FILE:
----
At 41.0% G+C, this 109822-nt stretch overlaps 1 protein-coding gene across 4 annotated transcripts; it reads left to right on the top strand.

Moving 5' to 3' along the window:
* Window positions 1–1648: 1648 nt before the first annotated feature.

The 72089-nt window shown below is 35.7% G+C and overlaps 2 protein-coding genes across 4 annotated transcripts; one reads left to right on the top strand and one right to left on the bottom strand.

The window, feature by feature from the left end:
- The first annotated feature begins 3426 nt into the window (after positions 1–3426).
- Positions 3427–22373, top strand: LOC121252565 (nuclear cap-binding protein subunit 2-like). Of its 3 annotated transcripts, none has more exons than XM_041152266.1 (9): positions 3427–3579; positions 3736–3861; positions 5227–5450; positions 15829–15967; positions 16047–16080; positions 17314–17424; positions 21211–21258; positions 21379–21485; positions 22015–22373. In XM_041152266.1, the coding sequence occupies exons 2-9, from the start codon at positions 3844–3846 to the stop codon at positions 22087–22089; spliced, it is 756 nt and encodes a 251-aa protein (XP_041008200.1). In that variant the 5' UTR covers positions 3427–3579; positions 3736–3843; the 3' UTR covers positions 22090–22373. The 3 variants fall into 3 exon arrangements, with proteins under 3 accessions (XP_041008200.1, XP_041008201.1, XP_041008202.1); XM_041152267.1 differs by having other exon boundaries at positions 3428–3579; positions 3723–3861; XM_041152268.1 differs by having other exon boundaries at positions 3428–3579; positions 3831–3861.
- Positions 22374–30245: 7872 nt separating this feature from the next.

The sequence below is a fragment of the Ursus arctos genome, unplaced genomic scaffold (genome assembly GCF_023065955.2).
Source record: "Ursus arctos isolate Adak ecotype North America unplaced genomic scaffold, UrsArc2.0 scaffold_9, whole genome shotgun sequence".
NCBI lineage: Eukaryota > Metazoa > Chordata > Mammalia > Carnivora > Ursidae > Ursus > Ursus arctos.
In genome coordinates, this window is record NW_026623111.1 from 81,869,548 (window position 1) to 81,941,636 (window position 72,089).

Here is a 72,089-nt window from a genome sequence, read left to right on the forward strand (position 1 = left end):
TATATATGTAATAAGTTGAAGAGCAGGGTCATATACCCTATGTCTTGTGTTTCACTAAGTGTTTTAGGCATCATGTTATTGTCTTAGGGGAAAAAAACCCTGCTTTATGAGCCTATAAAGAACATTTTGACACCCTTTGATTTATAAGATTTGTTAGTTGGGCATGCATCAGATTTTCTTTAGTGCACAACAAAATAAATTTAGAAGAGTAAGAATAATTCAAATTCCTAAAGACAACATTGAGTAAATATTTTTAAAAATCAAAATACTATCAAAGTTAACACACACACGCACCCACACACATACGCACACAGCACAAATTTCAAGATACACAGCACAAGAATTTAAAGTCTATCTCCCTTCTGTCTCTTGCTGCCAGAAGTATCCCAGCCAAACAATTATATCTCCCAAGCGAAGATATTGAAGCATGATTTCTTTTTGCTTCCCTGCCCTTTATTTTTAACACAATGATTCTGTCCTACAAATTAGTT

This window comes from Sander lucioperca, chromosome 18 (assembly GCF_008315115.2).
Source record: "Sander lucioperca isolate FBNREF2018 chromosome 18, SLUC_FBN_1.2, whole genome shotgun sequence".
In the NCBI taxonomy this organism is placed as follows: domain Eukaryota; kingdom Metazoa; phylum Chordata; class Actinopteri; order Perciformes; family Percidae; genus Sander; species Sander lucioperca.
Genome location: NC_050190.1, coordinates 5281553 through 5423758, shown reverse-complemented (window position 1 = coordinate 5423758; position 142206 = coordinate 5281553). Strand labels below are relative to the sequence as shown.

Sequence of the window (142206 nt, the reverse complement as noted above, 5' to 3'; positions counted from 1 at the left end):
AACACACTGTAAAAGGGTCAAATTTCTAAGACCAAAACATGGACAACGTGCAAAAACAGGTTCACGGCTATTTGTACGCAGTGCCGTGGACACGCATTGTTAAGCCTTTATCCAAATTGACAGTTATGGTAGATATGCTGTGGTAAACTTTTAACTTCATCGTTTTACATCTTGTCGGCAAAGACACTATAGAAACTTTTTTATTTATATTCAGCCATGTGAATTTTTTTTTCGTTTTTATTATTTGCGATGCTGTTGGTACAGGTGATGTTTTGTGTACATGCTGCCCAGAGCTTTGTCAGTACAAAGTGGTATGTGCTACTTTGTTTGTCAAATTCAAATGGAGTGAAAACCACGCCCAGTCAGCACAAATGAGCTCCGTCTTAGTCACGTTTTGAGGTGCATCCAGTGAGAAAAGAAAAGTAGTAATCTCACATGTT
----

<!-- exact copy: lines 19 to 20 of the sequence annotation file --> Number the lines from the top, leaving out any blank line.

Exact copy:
Sequence of the window (142206 nt, the reverse complement as noted above, 5' to 3'; positions counted from 1 at the left end):
AACACACTGTAAAAGGGTCAAATTTCTAAGACCAAAACATGGACAACGTGCAAAAACAGGTTCACGGCTATTTGTACGCAGTGCCGTGGACACGCATTGTTAAGCCTTTATCCAAATTGACAGTTATGGTAGATATGCTGTGGTAAACTTTTAACTTCATCGTTTTACATCTTGTCGGCAAAGACACTATAGAAACTTTTTTATTTATATTCAGCCATGTGAATTTTTTTTTCGTTTTTATTATTTGCGATGCTGTTGGTACAGGTGATGTTTTGTGTACATGCTGCCCAGAGCTTTGTCAGTACAAAGTGGTATGTGCTACTTTGTTTGTCAAATTCAAATGGAGTGAAAACCACGCCCAGTCAGCACAAATGAGCTCCGTCTTAGTCACGTTTTGAGGTGCATCCAGTGAGAAAAGAAAAGTAGTAATCTCACATGTT